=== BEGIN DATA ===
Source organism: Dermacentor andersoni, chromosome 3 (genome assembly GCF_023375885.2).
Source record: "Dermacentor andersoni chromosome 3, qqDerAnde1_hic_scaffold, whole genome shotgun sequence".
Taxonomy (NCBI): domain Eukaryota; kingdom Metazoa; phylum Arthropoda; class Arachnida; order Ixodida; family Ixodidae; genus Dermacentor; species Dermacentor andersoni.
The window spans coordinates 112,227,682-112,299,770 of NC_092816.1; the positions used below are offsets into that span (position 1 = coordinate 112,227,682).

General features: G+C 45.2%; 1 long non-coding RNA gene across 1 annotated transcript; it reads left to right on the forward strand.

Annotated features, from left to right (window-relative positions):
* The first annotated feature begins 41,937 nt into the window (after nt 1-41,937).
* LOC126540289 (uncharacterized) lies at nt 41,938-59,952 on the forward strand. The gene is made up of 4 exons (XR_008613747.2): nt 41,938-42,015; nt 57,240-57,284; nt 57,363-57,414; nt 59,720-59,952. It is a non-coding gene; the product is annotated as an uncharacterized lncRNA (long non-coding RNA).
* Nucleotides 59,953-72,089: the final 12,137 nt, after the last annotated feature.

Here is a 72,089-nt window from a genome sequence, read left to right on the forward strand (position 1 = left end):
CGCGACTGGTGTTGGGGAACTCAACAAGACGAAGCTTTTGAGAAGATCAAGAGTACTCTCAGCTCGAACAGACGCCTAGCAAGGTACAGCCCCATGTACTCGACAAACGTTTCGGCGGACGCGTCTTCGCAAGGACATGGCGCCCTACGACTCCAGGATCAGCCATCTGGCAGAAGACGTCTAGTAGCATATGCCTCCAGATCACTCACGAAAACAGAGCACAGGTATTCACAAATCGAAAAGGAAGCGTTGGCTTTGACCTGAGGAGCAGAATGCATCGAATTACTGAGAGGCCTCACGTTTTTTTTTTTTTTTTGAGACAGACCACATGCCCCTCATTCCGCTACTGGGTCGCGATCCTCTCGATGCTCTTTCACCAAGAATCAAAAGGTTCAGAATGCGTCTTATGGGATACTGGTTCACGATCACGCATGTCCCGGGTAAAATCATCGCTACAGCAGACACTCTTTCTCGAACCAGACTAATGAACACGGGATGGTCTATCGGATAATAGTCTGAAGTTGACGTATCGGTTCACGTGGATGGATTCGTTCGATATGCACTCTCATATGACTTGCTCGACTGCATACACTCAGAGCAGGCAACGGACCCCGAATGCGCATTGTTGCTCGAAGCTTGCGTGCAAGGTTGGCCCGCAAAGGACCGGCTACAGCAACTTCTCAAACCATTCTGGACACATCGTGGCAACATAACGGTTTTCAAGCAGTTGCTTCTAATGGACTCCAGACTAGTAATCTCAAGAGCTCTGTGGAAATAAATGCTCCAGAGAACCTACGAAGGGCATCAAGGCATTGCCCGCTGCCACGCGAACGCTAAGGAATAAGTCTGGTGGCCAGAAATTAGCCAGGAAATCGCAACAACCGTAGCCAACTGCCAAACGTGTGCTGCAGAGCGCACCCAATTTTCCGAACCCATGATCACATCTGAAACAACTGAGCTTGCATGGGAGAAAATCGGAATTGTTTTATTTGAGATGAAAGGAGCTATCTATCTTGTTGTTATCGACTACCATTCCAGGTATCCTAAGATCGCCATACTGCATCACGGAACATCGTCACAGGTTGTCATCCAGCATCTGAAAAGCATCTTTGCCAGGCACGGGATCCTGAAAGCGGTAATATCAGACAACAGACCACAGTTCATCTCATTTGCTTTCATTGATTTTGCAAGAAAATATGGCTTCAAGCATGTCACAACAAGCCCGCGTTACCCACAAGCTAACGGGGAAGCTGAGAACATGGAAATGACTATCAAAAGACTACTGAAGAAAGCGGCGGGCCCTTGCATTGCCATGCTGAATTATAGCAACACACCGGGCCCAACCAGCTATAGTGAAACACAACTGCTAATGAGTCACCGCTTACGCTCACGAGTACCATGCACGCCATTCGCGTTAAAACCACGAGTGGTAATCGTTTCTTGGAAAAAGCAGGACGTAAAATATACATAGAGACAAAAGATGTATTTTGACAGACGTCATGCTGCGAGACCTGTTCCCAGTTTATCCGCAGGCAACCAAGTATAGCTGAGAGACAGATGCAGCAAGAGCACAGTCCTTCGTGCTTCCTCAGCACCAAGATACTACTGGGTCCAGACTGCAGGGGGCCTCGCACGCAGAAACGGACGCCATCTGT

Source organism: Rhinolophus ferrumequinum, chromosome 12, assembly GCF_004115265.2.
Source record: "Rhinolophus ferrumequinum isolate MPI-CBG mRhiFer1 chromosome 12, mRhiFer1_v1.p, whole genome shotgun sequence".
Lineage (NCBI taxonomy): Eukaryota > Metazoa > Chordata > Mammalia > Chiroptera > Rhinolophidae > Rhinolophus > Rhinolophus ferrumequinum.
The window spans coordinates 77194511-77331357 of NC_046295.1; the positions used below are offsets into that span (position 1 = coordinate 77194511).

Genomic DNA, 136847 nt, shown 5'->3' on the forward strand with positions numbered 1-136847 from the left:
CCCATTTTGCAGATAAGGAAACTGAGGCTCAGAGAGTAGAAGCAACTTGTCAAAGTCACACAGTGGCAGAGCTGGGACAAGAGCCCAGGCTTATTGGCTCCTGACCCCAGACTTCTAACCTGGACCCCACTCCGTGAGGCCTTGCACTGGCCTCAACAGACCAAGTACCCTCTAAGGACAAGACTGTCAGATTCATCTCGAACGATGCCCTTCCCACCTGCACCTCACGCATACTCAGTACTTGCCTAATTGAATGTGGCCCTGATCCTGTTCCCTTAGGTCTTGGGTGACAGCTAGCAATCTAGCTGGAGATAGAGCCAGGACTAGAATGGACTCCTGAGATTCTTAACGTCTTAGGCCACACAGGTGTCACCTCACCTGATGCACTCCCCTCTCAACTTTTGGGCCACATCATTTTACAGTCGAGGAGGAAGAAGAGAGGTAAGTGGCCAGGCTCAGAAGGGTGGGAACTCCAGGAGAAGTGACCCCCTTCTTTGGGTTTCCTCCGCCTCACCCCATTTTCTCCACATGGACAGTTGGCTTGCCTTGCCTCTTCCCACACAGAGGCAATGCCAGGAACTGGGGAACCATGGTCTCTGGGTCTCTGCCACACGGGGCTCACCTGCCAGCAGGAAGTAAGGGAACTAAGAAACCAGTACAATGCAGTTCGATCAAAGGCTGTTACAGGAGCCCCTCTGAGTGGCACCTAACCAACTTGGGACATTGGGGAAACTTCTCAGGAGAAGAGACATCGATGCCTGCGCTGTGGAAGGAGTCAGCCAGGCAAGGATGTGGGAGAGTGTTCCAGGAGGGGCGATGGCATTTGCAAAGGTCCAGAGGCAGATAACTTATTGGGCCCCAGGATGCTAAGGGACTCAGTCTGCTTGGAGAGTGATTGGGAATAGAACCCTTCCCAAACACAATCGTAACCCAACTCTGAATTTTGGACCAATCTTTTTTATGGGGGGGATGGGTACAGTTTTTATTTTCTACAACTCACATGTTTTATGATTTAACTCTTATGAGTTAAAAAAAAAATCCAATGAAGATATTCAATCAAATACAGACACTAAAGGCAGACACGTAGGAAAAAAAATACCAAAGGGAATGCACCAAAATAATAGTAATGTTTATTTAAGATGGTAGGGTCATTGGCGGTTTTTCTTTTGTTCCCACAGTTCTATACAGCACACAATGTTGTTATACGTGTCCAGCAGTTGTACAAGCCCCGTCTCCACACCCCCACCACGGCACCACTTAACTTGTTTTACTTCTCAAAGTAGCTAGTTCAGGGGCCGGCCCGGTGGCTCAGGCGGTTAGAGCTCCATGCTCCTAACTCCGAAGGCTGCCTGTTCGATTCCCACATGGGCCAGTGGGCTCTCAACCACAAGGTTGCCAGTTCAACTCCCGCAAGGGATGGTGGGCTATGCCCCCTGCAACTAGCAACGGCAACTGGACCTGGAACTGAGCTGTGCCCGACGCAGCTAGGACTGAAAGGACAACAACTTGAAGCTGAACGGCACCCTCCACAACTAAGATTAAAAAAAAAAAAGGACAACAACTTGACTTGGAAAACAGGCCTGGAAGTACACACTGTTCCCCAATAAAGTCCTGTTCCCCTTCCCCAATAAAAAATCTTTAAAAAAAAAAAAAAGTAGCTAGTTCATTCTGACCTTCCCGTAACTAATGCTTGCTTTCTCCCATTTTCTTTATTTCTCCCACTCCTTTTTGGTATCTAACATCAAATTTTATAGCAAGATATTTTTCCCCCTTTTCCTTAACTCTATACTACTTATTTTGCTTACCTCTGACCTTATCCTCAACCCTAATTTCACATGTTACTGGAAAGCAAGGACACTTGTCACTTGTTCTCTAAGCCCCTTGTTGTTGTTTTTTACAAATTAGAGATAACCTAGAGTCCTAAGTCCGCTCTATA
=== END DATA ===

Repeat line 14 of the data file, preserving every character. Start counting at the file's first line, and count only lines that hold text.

Lineage (NCBI taxonomy): Eukaryota > Metazoa > Chordata > Mammalia > Chiroptera > Rhinolophidae > Rhinolophus > Rhinolophus ferrumequinum.